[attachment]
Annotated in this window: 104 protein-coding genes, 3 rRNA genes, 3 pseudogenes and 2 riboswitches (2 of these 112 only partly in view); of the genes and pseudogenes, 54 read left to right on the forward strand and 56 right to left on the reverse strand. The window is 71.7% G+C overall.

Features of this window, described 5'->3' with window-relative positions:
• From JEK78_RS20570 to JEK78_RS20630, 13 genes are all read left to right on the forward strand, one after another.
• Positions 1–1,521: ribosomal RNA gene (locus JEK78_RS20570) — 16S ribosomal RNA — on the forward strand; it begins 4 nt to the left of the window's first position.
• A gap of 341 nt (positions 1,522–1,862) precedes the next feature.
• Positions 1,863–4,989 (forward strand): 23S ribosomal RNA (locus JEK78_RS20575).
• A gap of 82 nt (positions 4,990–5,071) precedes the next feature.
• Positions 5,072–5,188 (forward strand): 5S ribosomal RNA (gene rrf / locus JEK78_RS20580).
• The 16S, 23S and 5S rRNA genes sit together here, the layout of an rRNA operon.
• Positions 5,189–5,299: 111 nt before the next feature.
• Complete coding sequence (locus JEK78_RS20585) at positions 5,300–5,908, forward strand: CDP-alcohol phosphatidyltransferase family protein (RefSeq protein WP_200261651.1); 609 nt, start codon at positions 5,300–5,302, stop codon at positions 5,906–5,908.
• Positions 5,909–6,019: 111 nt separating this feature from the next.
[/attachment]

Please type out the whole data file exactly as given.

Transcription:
Annotated in this window: 104 protein-coding genes, 3 rRNA genes, 3 pseudogenes and 2 riboswitches (2 of these 112 only partly in view); of the genes and pseudogenes, 54 read left to right on the forward strand and 56 right to left on the reverse strand. The window is 71.7% G+C overall.

Features of this window, described 5'->3' with window-relative positions:
• From JEK78_RS20570 to JEK78_RS20630, 13 genes are all read left to right on the forward strand, one after another.
• Positions 1–1,521: ribosomal RNA gene (locus JEK78_RS20570) — 16S ribosomal RNA — on the forward strand; it begins 4 nt to the left of the window's first position.
• A gap of 341 nt (positions 1,522–1,862) precedes the next feature.
• Positions 1,863–4,989 (forward strand): 23S ribosomal RNA (locus JEK78_RS20575).
• A gap of 82 nt (positions 4,990–5,071) precedes the next feature.
• Positions 5,072–5,188 (forward strand): 5S ribosomal RNA (gene rrf / locus JEK78_RS20580).
• The 16S, 23S and 5S rRNA genes sit together here, the layout of an rRNA operon.
• Positions 5,189–5,299: 111 nt before the next feature.
• Complete coding sequence (locus JEK78_RS20585) at positions 5,300–5,908, forward strand: CDP-alcohol phosphatidyltransferase family protein (RefSeq protein WP_200261651.1); 609 nt, start codon at positions 5,300–5,302, stop codon at positions 5,906–5,908.
• Positions 5,909–6,019: 111 nt separating this feature from the next.